According to one proverb, “Anything imposed by force cannot endure without it.” That is, without the real presence or threat of force in any given society, lawlessness becomes the norm. It is this principle which guides and defines the actions of law enforcement everywhere. No law is deemed effective unless its disregard results in some form of fine, imprisonment, or other form of punishment.
Islam endorses this principle with relation to crime committed against the members of society. It, however, favors a different approach with regard to crimes committed against God―at least, according to the Qur’anic teachings and the prophetic example. Even though for centuries Muslim jurists have upheld the view that an individual Muslim’s decision to convert from Islam to another religion is punishable by death, this is largely the result of an interpretation of the sound hadith, “Kill anyone who changes his din.”
The word, din, in this hadith is typically translated as “religion.” It is a word whose meaning was exploited by European colonialists as a justification for the forced conversion of a number of aboriginal peoples to Christianity. If those people did not have what European Christians considered “religion”, compelling the natives to convert was tolerable, since they didn’t know what was best for their selves anyway. In time they would hopefully come to understand the great blessing they had been given to them by their Christian benefactors. Karen Armstrong, in emphasizing the problem with translating a number of words as “religion” had the following to say her essay entitled, “The Myth of Religious Violence,”
The words in other languages that we translate as “religion” invariably refer to something vaguer, larger and more inclusive. The Arabic word din signifies an entire way of life, and the Sanskrit dharma covers law, politics, and social institutions as well as piety. The Hebrew Bible has no abstract concept of “religion”; and the Talmudic rabbis would have found it impossible to define faith in a single word or formula, because the Talmud was expressly designed to bring the whole of human life into the ambit of the sacred. The Oxford Classical Dictionary firmly states: “No word in either Greek or Latin corresponds to the English ‘religion’ or ‘religious’.” In fact, the only tradition that satisfies the modern western criterion of religion as a purely private pursuit is Protestant Christianity, which, like our western view of “religion”, was also a creation of the early modern period. (http://www.theguardian.com/world/2014/sep/25/-sp-karen-armstrong-religious-violence-myth-secular)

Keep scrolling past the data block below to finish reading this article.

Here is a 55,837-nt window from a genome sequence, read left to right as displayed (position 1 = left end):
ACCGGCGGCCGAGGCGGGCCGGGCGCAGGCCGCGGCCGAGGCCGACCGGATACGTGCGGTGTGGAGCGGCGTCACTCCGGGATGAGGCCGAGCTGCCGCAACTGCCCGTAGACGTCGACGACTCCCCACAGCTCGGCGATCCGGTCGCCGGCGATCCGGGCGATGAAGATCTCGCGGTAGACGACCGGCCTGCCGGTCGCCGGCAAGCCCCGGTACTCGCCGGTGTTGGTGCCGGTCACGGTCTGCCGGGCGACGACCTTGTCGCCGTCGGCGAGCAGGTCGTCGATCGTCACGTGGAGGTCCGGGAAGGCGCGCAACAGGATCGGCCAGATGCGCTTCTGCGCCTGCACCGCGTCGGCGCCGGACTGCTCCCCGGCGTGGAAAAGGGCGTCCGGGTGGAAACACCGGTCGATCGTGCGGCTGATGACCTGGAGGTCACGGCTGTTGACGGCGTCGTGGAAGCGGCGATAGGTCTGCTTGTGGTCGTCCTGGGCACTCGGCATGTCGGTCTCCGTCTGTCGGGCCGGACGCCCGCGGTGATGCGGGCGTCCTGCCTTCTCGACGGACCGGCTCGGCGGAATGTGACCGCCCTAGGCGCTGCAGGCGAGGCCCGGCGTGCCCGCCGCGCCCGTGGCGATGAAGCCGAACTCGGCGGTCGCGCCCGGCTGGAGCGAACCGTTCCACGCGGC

If it is true that din is much more than the private pursuit that we call “religion,” it is important to remember the geo-political state of affairs during the prophetic era when the directive was made to, “Kill anyone who changes his din.” During this time, populations lived under the presumption of war, not peace, unless neighboring peoples initiated an accord or strategic alliance. Din included not only a commitment to the groups understanding of God and worldview. It also entailed a commitment to the preservation of the social solidarity and collective security of the tribe or clan. To leave the group, often times meant to defect to the group’s enemies. At other times, it entailed a degree of neutrality.
In light of this old world order, it was quite reasonable for Hanafi jurists to divide the world into “hostile” territories (dar al-harb) and “friendly” territories (dar al-salam). It is such an order we need to consider in order to contextualize Qur’anic references to “unbelievers” (kuffar/kafirun) and “those who reject faith” (alladhina kafaru) as referring to “hostiles” as opposed to “friendlies.” If a given population lacked a treaty with another in the premodern world, this fundamentally implied that the wealth and lives of one’s neighbors were threatened with usurpation at any given moment. Since religion was separate neither from culture nor the social-political order, apostasy was seen as a sign of defection and a threat to the safety and stability of a given population. With this understanding, it follows logically that the true concern of the pioneer Muslim community was not necessarily an individual’s decision to cast off the strictures of Islamic law or creed. It was actually upholding standards which promoted communal trust and safety. This is why as reported in one incident after Anas b. Malik, deputized by ‘Umar b. al-Khattab to track down a defector, returned with the news that a number of apostates he was sent after had been killed in battle on the side of the enemy at Tustar, ‘Umar said to him, “If I had encountered them, I would have presented them the option of returning to Islam. If they refused, I would have merely imprisoned them.” ‘Umar’s reasoning shows that the decision to execute apostates was not a binding injunction to be applied in all cases, and that the reason for the punishment was not simply because of their apostasy. It was also because of defecting to the enemy’s army. In light of these considerations, Muslim scholars would serve the religion better by re-characterizing what was classically referred to as “apostasy” as its true meaning, which is “defection.”